This emerging field challenges current economic theory, broadening the conversation to encompasses sociological complexities currently at play in society – ie: we look to deconstruct economic policy, reconstructing it in a manner that allows us to develop rational and objective tracks for further research.  Issues of female inequality have persisted for decades if not centuries and instead of talking about the issues, Gender Economics explores underneath the issue and provides new discourses that have the power to change the way we work and live. A simple example of Gender Economics and a persistent issue is the gender wage gap in Australia that continues regardless of the amount of effort and talk that goes on. In 1907 Australia passed a little known policy known as the “Harvester Judgement ”[4] that saw the start of the pay gap for women in preference to that of the ‘working family man’. This policy was introduced primarily to give organisations a competitive advantage using cheaper female labour. This precedent continues today with feminised work segments in organisations exploiting cheaper labour, focusing on scarcity instead of the abundance of leveraging that diversity through innovation[5].

Much of our business culture is centred on the concept of scarcity, of not enough to go around but where did this thinking process start? Staying competitive by having unique products that differentiate you from the rest of the marketplace can lead to a culture of aggressive competition and cost cutting. With more organisations becoming lean and agile what if the model moved from one of scarcity to one of ‘abundance’. What are the attributes of abundance, is it just a mind shift or can we create business models that promote it? Numerous studies of company board makeup show that the accepted female attributes of sharing and collaboration lead to a richer business environment and higher profits.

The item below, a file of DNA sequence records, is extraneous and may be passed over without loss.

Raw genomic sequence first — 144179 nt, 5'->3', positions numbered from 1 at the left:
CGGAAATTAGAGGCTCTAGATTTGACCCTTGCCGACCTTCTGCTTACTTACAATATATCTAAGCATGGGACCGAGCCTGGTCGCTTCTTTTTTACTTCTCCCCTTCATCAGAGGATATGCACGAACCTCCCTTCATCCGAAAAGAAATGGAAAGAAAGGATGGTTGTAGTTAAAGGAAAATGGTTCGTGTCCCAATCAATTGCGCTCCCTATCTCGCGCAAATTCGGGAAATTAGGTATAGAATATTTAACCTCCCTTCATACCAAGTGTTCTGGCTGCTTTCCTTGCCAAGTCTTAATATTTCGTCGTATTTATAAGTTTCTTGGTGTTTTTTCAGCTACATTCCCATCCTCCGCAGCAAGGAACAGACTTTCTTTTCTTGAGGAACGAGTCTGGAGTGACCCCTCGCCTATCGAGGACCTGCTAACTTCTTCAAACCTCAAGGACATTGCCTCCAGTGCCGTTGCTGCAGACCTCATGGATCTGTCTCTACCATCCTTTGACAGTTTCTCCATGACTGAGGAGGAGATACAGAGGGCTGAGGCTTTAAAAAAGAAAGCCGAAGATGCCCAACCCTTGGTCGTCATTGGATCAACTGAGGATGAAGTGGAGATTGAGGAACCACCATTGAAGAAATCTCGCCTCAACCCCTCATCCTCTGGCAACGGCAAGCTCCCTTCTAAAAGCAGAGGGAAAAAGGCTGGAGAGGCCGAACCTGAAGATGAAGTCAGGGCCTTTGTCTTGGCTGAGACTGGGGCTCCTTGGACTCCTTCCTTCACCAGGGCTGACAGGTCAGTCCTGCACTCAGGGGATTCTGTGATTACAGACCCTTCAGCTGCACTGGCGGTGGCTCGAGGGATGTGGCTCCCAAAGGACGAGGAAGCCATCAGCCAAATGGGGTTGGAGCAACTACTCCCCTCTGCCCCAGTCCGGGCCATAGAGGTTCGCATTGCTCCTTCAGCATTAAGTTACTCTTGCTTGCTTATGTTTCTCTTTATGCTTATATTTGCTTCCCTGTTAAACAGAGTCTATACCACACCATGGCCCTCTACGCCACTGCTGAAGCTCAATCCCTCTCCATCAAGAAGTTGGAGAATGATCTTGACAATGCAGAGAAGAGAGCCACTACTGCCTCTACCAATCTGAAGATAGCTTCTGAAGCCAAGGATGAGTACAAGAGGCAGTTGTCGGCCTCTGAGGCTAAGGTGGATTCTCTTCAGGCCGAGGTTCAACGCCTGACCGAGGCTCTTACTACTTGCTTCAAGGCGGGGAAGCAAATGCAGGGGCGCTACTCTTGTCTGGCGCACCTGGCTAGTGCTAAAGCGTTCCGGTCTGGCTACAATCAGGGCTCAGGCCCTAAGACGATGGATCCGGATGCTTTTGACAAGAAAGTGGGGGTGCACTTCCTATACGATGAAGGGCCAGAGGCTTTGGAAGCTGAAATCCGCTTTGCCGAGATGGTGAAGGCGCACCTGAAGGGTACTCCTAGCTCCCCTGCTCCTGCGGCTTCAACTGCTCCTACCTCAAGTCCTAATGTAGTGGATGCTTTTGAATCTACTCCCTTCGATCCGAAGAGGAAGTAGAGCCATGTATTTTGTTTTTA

Gender Economics is the new Business Transformation, the next major resource, and will open a channel to increased innovation and creativity through Diversity of thought and the ability to maximise the management of our increasingly complex environments. Organisations that understand that gender balance is the new competitive edge will be better equipped in a global marketplace where women take their place at the decision table. An increased awareness of women’s economic impact at a country level and greater gender diversity at a company level means women are learning to invest in themselves and their financial future.

There are many persistent gender issue’s that just don’t seem to go away and this is particularly true in areas of gender inequality, and I feel that this is because we so often talk ‘around’ the issues instead of deconstructing them and understanding why they are issues in the first place. The next steps are to start unpicking current thinking on economics and business, start reframing our thinking, putting age-old issues into new contexts – that is Gender Economics at its core!

ABOUT SUSANNE MOORE

Susanne is the Founder and Chair of The Centre for Gender Economics and Innovation and is credited with developing the emerging fields of Gender Economics and Diversity Economics. Now a Sociologist after a career in ICT and business, she has a focus on Gender, innovation and performance at an organisational level and as well as consulting, she is conducting a research project on ‘The Profit Impact of Organisational Gender Diversity programs”. She brings a practical business experience coupled with academic rigour to her consulting practice around Gender Economics. An advocate for the advancement of women in leadership, she developed the Diversity Program Review Framework (DPRF) in 2012, a diagnostic which measures both the program’s standalone effectiveness from a program management perspective, and assesses the viability of program’s data for further research in Diversity Economics and as input into organisational profitability and sustainability creating the next generation of Business Transformation.

Susanne is passionately interested in equality, equity, truth and justice and how these attributes can improve business performance through transforming business ideologies and shifting traditional business paradigms.

She is an articulate, professional, entertaining and thought provoking speaker follow her @susannemoore or @gendereconomics

This article, written by Susanne Moore was previously published by Global Merces Group Oct 2013.

REFERENCES

[1] Quote by Susanne Moore 2013

[2] http://en.wikipedia.org/wiki/LGBT_marketing#cite_note-1

[3] http://hbr.org/2009/09/the-female-economy/es

[4] MacIntyre, Stuart (1985) ‘A fair wage’ in Winners and Losers: The Pursuit of Social Justice in Australian History, Sydney: Allen & Unwin, Ch.3, pp. 51-58 (excerpt)

[5] Diversity Program Review Framework™, Susanne Moore (2012)